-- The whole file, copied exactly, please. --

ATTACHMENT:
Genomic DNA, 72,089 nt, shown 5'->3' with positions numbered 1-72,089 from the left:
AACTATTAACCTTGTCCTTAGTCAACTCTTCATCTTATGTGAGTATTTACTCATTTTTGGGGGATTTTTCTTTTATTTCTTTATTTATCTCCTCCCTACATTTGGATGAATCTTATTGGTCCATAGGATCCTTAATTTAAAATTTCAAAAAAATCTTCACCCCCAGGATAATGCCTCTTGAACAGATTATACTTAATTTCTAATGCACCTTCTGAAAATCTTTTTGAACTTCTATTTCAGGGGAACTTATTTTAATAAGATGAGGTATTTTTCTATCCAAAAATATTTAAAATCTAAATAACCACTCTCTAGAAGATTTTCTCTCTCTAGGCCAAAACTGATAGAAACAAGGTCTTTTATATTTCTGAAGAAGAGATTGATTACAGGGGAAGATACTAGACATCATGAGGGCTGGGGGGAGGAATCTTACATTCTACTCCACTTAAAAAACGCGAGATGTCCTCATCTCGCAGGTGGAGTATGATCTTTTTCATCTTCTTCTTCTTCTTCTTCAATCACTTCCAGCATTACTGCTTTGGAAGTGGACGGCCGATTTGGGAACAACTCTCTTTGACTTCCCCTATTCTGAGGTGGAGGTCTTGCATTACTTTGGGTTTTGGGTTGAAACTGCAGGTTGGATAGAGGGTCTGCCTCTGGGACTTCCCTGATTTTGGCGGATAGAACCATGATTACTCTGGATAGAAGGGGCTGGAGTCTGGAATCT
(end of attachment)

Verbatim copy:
Genomic DNA, 72,089 nt, shown 5'->3' with positions numbered 1-72,089 from the left:
AACTATTAACCTTGTCCTTAGTCAACTCTTCATCTTATGTGAGTATTTACTCATTTTTGGGGGATTTTTCTTTTATTTCTTTATTTATCTCCTCCCTACATTTGGATGAATCTTATTGGTCCATAGGATCCTTAATTTAAAATTTCAAAAAAATCTTCACCCCCAGGATAATGCCTCTTGAACAGATTATACTTAATTTCTAATGCACCTTCTGAAAATCTTTTTGAACTTCTATTTCAGGGGAACTTATTTTAATAAGATGAGGTATTTTTCTATCCAAAAATATTTAAAATCTAAATAACCACTCTCTAGAAGATTTTCTCTCTCTAGGCCAAAACTGATAGAAACAAGGTCTTTTATATTTCTGAAGAAGAGATTGATTACAGGGGAAGATACTAGACATCATGAGGGCTGGGGGGAGGAATCTTACATTCTACTCCACTTAAAAAACGCGAGATGTCCTCATCTCGCAGGTGGAGTATGATCTTTTTCATCTTCTTCTTCTTCTTCTTCAATCACTTCCAGCATTACTGCTTTGGAAGTGGACGGCCGATTTGGGAACAACTCTCTTTGACTTCCCCTATTCTGAGGTGGAGGTCTTGCATTACTTTGGGTTTTGGGTTGAAACTGCAGGTTGGATAGAGGGTCTGCCTCTGGGACTTCCCTGATTTTGGCGGATAGAACCATGATTACTCTGGATAGAAGGGGCTGGAGTCTGGAATCT